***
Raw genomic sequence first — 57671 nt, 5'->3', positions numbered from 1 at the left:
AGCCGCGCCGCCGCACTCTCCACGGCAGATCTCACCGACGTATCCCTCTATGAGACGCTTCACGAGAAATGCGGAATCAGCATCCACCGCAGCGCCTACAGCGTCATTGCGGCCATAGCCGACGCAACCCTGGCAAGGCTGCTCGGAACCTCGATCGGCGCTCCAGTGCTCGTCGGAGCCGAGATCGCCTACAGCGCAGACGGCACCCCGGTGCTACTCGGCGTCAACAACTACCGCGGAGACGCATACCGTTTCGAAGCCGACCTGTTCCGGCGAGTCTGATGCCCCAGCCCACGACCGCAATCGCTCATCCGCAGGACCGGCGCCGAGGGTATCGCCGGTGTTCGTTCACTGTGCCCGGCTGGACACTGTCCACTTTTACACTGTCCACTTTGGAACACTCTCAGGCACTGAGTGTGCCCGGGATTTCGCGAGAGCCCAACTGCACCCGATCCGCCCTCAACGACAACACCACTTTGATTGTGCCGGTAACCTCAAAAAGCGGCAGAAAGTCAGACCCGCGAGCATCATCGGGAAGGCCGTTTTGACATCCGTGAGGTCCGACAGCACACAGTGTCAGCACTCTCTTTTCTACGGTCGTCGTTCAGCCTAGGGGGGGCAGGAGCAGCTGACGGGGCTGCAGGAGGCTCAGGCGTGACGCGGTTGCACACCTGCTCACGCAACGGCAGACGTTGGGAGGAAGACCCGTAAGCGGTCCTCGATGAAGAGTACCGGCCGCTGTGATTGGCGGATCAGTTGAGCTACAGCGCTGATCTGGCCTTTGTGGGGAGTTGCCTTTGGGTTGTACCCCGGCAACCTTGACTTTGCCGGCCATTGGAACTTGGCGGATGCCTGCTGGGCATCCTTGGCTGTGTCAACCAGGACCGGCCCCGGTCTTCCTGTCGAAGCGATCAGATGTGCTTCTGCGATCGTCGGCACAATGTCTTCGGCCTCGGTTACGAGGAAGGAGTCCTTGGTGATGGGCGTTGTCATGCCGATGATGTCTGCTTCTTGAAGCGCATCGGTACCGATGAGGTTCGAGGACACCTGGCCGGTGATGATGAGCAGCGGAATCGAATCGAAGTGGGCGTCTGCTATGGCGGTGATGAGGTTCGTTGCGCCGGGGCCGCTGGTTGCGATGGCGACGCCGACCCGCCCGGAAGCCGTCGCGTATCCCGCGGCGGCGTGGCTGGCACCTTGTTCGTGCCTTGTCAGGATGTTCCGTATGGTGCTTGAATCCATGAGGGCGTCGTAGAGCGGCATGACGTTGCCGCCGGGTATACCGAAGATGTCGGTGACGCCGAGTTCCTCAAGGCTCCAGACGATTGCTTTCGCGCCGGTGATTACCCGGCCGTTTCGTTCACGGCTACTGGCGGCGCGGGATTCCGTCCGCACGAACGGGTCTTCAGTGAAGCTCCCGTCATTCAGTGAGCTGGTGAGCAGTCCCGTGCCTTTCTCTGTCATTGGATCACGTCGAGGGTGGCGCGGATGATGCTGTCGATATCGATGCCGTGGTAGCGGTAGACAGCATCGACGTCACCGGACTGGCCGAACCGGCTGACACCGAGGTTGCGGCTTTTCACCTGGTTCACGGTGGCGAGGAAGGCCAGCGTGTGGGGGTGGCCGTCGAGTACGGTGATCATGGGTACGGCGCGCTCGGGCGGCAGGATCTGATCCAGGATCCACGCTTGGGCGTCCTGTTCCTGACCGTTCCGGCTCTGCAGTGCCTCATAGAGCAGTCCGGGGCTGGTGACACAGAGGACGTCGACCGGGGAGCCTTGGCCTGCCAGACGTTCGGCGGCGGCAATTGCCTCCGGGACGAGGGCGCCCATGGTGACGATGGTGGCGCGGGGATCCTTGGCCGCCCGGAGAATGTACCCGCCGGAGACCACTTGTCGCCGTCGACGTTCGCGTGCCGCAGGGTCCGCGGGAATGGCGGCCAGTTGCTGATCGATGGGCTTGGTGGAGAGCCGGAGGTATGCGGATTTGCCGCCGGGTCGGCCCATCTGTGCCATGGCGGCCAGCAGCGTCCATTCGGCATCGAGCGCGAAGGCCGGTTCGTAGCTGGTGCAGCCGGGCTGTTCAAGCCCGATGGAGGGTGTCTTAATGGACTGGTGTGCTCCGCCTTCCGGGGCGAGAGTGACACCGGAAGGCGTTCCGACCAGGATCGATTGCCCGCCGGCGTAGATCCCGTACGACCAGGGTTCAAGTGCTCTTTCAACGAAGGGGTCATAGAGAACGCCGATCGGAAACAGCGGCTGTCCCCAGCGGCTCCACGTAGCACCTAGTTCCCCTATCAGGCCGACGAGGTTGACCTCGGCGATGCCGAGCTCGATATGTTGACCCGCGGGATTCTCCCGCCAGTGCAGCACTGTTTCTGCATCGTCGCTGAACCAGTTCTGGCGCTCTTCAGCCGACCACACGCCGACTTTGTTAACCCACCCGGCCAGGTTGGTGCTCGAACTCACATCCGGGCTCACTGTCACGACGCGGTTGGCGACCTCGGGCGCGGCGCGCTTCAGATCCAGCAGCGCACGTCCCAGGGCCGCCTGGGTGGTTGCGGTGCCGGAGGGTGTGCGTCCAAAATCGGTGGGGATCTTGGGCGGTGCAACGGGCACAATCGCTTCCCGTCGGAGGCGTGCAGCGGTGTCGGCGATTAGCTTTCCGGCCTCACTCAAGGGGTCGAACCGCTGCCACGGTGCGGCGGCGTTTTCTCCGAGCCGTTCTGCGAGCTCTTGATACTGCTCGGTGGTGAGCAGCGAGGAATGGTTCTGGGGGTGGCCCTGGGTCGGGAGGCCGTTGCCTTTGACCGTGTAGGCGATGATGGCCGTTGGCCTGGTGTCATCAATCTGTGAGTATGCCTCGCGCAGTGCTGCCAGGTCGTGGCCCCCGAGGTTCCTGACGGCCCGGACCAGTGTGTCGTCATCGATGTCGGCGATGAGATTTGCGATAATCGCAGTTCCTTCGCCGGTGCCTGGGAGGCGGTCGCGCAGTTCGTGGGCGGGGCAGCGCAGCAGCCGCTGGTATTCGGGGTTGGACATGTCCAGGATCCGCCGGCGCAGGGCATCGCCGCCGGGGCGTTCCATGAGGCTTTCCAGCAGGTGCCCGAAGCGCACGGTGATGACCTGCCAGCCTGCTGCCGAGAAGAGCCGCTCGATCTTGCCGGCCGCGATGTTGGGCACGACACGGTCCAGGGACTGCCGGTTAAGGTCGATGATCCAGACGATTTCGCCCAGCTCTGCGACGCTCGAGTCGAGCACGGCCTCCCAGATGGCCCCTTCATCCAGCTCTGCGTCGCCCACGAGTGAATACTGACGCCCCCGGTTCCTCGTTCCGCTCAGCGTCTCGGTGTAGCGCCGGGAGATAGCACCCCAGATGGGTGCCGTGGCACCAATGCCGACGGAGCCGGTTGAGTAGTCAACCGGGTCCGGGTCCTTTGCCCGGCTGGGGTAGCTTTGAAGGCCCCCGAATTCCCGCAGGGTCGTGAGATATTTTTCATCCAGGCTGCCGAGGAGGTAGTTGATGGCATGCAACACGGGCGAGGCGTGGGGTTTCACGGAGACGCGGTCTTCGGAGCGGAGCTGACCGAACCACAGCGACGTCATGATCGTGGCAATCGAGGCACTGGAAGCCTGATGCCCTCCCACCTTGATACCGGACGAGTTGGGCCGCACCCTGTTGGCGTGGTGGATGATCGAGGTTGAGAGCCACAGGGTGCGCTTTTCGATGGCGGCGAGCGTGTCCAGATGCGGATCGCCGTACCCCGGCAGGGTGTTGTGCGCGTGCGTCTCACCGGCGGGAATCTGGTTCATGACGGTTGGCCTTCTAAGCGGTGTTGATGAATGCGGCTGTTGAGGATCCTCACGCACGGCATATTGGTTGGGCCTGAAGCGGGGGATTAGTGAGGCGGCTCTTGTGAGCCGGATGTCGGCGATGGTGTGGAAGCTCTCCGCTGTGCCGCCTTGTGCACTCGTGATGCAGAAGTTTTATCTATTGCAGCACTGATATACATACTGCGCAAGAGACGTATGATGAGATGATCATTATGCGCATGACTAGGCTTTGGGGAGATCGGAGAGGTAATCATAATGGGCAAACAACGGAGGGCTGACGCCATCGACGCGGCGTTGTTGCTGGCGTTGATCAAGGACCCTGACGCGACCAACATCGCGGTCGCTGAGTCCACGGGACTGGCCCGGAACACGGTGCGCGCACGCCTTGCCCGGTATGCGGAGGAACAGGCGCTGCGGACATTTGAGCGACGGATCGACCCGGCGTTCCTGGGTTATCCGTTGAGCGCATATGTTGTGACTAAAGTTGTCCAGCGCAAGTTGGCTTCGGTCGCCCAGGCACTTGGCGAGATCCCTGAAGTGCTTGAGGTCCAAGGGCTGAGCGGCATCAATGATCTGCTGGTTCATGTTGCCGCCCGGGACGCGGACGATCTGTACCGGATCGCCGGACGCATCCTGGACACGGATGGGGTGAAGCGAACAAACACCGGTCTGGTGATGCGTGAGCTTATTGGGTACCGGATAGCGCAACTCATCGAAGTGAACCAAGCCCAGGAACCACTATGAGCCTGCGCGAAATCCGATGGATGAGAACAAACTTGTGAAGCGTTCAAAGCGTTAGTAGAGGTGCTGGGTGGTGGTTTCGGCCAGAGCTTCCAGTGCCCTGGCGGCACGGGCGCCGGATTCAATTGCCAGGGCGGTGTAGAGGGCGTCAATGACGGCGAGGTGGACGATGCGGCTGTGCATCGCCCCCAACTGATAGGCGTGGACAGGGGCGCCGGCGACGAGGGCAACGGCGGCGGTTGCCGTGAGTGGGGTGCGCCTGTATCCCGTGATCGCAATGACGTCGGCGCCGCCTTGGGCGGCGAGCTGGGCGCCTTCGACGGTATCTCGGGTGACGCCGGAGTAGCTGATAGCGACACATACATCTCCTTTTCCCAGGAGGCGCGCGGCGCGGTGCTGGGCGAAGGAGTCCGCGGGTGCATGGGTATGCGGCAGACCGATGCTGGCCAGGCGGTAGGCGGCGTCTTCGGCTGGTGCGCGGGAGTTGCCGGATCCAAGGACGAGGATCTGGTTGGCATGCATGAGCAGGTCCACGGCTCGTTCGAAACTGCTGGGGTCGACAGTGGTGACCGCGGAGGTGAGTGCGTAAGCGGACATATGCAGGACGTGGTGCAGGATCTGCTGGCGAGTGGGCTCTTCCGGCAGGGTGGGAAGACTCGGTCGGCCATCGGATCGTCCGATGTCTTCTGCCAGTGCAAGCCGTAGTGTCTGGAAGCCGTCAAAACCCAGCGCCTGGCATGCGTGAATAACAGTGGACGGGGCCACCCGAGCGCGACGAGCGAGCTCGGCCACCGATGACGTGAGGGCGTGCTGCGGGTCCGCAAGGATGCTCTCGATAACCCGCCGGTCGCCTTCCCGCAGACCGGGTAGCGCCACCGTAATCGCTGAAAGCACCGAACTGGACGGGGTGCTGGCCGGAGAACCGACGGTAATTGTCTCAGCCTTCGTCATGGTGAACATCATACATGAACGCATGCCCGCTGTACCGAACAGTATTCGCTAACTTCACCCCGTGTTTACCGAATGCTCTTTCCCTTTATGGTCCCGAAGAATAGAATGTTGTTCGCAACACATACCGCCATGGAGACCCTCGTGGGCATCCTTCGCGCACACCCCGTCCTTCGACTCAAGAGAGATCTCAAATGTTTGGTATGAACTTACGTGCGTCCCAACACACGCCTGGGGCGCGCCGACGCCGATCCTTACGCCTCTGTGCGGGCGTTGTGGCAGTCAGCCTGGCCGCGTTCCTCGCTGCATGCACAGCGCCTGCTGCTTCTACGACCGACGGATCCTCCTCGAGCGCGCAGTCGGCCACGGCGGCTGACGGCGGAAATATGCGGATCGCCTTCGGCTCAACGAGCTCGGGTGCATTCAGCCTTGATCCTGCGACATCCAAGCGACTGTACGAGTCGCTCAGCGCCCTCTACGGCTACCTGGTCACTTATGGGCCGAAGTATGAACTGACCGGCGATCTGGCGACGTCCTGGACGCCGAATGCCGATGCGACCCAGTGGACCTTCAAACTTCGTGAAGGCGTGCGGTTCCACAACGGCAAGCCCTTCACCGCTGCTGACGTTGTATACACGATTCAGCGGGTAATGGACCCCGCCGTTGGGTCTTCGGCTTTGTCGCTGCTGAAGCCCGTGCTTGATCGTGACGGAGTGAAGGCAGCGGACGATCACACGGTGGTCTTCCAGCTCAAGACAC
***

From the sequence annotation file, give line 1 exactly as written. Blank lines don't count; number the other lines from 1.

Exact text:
Raw genomic sequence first — 57671 nt, 5'->3', positions numbered from 1 at the left: